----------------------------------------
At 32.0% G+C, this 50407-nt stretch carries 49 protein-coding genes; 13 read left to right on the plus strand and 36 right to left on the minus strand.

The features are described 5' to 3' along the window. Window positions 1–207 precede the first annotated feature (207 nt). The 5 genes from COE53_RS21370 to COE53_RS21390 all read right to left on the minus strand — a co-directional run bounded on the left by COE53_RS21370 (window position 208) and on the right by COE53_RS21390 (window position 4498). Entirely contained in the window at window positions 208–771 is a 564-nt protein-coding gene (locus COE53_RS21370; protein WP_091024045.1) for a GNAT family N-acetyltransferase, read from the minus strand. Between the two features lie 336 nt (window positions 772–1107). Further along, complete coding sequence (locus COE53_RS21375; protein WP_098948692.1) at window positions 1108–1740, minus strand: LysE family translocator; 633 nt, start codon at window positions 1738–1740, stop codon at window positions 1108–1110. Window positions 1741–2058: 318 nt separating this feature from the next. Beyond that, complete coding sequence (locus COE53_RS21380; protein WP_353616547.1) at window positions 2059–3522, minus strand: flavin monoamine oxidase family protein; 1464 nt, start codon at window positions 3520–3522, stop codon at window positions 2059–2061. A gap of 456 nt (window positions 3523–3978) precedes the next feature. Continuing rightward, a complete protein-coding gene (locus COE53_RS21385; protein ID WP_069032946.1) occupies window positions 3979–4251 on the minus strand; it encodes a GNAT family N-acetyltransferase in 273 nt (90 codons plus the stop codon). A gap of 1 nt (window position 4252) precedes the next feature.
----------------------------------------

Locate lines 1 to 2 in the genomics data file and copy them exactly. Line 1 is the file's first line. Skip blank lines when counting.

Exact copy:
At 32.0% G+C, this 50407-nt stretch carries 49 protein-coding genes; 13 read left to right on the plus strand and 36 right to left on the minus strand.

The features are described 5' to 3' along the window. Window positions 1–207 precede the first annotated feature (207 nt). The 5 genes from COE53_RS21370 to COE53_RS21390 all read right to left on the minus strand — a co-directional run bounded on the left by COE53_RS21370 (window position 208) and on the right by COE53_RS21390 (window position 4498). Entirely contained in the window at window positions 208–771 is a 564-nt protein-coding gene (locus COE53_RS21370; protein WP_091024045.1) for a GNAT family N-acetyltransferase, read from the minus strand. Between the two features lie 336 nt (window positions 772–1107). Further along, complete coding sequence (locus COE53_RS21375; protein WP_098948692.1) at window positions 1108–1740, minus strand: LysE family translocator; 633 nt, start codon at window positions 1738–1740, stop codon at window positions 1108–1110. Window positions 1741–2058: 318 nt separating this feature from the next. Beyond that, complete coding sequence (locus COE53_RS21380; protein WP_353616547.1) at window positions 2059–3522, minus strand: flavin monoamine oxidase family protein; 1464 nt, start codon at window positions 3520–3522, stop codon at window positions 2059–2061. A gap of 456 nt (window positions 3523–3978) precedes the next feature. Continuing rightward, a complete protein-coding gene (locus COE53_RS21385; protein ID WP_069032946.1) occupies window positions 3979–4251 on the minus strand; it encodes a GNAT family N-acetyltransferase in 273 nt (90 codons plus the stop codon). A gap of 1 nt (window position 4252) precedes the next feature.